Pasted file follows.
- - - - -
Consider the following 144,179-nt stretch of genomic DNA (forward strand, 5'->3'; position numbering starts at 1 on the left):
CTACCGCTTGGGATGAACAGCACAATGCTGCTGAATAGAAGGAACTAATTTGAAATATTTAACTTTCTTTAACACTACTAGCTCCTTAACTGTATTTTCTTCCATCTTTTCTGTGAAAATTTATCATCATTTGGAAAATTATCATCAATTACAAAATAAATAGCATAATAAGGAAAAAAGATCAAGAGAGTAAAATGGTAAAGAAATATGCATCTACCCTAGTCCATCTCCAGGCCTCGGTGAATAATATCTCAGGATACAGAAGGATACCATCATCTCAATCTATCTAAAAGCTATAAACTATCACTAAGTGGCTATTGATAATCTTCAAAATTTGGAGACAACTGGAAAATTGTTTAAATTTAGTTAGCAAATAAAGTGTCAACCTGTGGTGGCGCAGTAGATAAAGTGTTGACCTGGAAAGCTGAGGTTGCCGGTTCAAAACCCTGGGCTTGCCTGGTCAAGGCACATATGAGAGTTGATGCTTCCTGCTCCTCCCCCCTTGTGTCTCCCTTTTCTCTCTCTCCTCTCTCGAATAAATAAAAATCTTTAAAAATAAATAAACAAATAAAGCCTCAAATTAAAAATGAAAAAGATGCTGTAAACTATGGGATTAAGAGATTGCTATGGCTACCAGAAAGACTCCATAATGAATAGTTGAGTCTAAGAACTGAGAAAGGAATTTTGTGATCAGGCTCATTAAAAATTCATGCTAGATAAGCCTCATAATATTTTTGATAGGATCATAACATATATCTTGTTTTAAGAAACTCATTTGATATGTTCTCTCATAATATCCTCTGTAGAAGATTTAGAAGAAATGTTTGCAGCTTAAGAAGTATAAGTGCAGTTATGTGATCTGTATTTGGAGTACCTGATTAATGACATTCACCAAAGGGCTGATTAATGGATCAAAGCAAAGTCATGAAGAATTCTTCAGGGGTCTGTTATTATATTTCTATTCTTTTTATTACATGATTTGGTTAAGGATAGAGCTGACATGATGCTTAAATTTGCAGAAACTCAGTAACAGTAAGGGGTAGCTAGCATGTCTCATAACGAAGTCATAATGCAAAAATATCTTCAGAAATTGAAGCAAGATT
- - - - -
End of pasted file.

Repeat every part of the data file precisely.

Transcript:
Consider the following 144,179-nt stretch of genomic DNA (forward strand, 5'->3'; position numbering starts at 1 on the left):
CTACCGCTTGGGATGAACAGCACAATGCTGCTGAATAGAAGGAACTAATTTGAAATATTTAACTTTCTTTAACACTACTAGCTCCTTAACTGTATTTTCTTCCATCTTTTCTGTGAAAATTTATCATCATTTGGAAAATTATCATCAATTACAAAATAAATAGCATAATAAGGAAAAAAGATCAAGAGAGTAAAATGGTAAAGAAATATGCATCTACCCTAGTCCATCTCCAGGCCTCGGTGAATAATATCTCAGGATACAGAAGGATACCATCATCTCAATCTATCTAAAAGCTATAAACTATCACTAAGTGGCTATTGATAATCTTCAAAATTTGGAGACAACTGGAAAATTGTTTAAATTTAGTTAGCAAATAAAGTGTCAACCTGTGGTGGCGCAGTAGATAAAGTGTTGACCTGGAAAGCTGAGGTTGCCGGTTCAAAACCCTGGGCTTGCCTGGTCAAGGCACATATGAGAGTTGATGCTTCCTGCTCCTCCCCCCTTGTGTCTCCCTTTTCTCTCTCTCCTCTCTCGAATAAATAAAAATCTTTAAAAATAAATAAACAAATAAAGCCTCAAATTAAAAATGAAAAAGATGCTGTAAACTATGGGATTAAGAGATTGCTATGGCTACCAGAAAGACTCCATAATGAATAGTTGAGTCTAAGAACTGAGAAAGGAATTTTGTGATCAGGCTCATTAAAAATTCATGCTAGATAAGCCTCATAATATTTTTGATAGGATCATAACATATATCTTGTTTTAAGAAACTCATTTGATATGTTCTCTCATAATATCCTCTGTAGAAGATTTAGAAGAAATGTTTGCAGCTTAAGAAGTATAAGTGCAGTTATGTGATCTGTATTTGGAGTACCTGATTAATGACATTCACCAAAGGGCTGATTAATGGATCAAAGCAAAGTCATGAAGAATTCTTCAGGGGTCTGTTATTATATTTCTATTCTTTTTATTACATGATTTGGTTAAGGATAGAGCTGACATGATGCTTAAATTTGCAGAAACTCAGTAACAGTAAGGGGTAGCTAGCATGTCTCATAACGAAGTCATAATGCAAAAATATCTTCAGAAATTGAAGCAAGATT